Southern Colonies Religion
Southern Colonies claimed to have religious freedom but that tended to be a superficial idea. In these colonies Anglican faith was the most predominate. Anglican included Presbyterian and Baptist. While Protestants were somewhat tolerated most were Anglican. They didn’t really consider Native Americans and slaves religion to be an actual religion. Several people tried to convert slaves and Native Americans to their religion. When slaves began to give in they became predominately Baptist. Anglican churches spread along the length of the Atlantic seaboard, the largest concentration being in the coastal South. In these colonies, Anglicanism also enjoyed the advantage of being the established, state-supported church, as it had been in England since the sixteenth century. In Anglicanism great emphasis is placed on observing a formal ceremonies--the celebration of saints' days and other holy days. They had great performance of elaborate, dramatic ceremonies, the conduct of worship by reciting set prayers--all accompanied by organ music and choral singing and led by priests wearing vestments. Much like Roman Catholics, Anglicans have always favored elegantly constructed churches with ornately decorated interiors. The purpose of all this outward show is to instill those attending worship with a sense of awe and piety. They were considered shallow.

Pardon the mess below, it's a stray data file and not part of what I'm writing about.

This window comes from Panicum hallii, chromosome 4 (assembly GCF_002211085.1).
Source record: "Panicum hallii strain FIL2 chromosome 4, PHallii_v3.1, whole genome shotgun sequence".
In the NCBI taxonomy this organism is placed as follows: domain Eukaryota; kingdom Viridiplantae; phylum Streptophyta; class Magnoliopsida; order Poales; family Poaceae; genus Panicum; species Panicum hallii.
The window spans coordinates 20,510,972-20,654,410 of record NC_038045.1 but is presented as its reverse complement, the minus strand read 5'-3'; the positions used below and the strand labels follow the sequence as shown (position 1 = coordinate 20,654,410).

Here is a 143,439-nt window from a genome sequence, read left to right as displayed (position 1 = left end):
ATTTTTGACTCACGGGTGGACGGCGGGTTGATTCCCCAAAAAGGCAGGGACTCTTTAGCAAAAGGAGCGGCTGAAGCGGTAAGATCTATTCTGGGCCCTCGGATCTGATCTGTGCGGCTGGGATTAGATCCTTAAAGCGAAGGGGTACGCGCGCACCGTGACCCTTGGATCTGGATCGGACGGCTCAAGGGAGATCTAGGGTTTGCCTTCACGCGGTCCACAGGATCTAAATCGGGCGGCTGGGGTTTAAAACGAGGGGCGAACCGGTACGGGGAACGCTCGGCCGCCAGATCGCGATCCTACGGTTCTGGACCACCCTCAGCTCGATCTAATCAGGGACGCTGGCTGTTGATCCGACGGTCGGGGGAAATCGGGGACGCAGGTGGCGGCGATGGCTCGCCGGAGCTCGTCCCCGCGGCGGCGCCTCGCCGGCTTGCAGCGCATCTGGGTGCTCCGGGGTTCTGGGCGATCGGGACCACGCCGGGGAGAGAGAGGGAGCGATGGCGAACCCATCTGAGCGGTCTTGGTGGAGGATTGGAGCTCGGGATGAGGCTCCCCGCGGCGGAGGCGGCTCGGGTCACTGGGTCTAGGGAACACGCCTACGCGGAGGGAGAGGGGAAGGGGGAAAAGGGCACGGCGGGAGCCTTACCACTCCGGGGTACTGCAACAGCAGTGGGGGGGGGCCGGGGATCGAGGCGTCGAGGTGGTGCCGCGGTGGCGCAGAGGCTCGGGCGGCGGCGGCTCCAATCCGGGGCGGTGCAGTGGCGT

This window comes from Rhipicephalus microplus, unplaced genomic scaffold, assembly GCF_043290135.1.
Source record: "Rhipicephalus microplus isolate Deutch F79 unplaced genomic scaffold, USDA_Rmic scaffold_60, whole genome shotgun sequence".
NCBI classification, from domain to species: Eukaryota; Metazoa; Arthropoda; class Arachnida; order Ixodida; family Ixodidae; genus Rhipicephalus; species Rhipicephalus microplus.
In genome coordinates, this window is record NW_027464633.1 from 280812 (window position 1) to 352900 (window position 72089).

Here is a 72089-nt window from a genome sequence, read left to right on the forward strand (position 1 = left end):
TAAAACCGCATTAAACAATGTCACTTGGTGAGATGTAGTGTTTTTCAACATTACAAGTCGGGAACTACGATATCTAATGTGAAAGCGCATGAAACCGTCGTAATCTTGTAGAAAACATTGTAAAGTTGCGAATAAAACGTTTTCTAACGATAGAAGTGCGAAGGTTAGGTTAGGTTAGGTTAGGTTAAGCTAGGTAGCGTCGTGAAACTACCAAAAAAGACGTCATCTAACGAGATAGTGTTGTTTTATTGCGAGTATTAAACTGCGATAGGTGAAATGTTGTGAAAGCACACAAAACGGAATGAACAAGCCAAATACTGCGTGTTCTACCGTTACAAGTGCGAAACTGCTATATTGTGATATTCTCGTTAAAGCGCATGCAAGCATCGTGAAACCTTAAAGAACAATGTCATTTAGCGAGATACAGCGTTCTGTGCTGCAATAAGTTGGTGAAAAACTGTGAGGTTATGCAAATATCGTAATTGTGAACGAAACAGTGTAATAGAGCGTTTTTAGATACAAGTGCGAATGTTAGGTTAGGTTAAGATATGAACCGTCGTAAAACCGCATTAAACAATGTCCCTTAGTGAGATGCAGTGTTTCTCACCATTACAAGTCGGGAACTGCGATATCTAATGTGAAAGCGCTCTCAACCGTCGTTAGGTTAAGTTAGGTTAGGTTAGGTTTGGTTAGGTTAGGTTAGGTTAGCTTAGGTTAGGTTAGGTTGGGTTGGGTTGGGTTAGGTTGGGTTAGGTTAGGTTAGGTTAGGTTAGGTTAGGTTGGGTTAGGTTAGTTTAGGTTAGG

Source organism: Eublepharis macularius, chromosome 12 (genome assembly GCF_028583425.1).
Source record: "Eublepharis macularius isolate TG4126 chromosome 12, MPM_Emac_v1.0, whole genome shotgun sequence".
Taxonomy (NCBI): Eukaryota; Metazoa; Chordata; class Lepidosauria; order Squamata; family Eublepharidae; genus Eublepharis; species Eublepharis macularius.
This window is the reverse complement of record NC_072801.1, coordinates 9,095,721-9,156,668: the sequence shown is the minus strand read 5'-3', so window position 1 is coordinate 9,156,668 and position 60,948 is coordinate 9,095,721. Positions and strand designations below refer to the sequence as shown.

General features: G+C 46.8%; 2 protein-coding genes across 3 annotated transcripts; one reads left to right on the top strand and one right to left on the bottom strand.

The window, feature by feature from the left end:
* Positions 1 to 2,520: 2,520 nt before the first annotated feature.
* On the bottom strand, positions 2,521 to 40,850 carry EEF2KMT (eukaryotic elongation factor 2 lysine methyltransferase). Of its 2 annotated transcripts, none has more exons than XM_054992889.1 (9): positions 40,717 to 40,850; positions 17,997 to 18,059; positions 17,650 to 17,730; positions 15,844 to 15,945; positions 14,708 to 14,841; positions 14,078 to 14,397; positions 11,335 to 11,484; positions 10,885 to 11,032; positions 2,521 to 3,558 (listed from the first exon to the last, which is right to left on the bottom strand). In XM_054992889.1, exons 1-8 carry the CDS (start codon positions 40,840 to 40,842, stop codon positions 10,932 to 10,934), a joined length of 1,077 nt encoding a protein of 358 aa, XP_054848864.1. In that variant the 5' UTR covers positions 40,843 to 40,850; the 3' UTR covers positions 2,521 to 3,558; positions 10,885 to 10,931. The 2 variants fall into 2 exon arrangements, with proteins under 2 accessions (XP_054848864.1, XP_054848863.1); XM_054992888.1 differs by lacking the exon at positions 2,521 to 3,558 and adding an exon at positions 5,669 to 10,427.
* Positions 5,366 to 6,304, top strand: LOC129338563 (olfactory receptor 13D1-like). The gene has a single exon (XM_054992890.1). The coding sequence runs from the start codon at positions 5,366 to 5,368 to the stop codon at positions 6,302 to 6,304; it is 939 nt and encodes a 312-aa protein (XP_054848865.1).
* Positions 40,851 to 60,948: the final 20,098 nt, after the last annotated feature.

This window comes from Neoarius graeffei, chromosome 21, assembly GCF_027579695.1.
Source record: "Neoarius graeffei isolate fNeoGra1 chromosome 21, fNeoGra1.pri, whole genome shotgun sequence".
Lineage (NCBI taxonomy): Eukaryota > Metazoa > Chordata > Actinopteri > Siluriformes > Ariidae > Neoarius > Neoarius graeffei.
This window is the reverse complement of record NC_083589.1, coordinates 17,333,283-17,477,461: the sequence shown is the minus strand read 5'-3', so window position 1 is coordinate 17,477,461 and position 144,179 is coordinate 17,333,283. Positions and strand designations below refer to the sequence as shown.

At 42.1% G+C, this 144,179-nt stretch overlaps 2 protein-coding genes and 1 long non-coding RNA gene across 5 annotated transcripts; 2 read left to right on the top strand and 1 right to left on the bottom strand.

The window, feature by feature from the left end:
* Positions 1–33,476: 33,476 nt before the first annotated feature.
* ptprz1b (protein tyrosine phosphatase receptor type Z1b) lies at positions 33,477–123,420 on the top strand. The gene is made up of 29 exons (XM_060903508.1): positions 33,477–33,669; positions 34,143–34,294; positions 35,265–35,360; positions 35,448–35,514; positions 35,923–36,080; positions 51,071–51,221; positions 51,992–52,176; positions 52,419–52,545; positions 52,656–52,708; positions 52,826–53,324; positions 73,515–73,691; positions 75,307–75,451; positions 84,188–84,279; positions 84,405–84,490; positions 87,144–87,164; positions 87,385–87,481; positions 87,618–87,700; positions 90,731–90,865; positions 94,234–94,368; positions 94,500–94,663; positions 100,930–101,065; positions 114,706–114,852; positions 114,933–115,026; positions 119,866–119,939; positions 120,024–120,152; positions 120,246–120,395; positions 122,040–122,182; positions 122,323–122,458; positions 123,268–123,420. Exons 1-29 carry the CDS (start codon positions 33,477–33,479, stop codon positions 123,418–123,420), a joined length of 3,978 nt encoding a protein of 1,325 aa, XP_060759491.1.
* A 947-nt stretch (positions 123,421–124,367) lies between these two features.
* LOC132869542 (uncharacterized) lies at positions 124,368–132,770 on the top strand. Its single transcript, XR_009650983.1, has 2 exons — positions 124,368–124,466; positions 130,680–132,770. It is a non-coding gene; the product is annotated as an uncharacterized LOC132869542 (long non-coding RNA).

| Burton Parish Church in Virginia.
Burton Parish Church in Virginia.
5a. Maryland — The Catholic Experiment
James Barry, 1793
In this engraving, Cecil Calvert presents his 1649 Act Concerning Religion to the ancient Spartan lawgiver, Lycurgus, while libertarians throughout history, including Ben Franklin and William Penn, look on. New England was not the only destination sought by those fleeing religious persecution. In 1632, Cecelius Calvert, known as Lord Baltimore, was granted possession of all land lying between the Potomac River and the Chesapeake...
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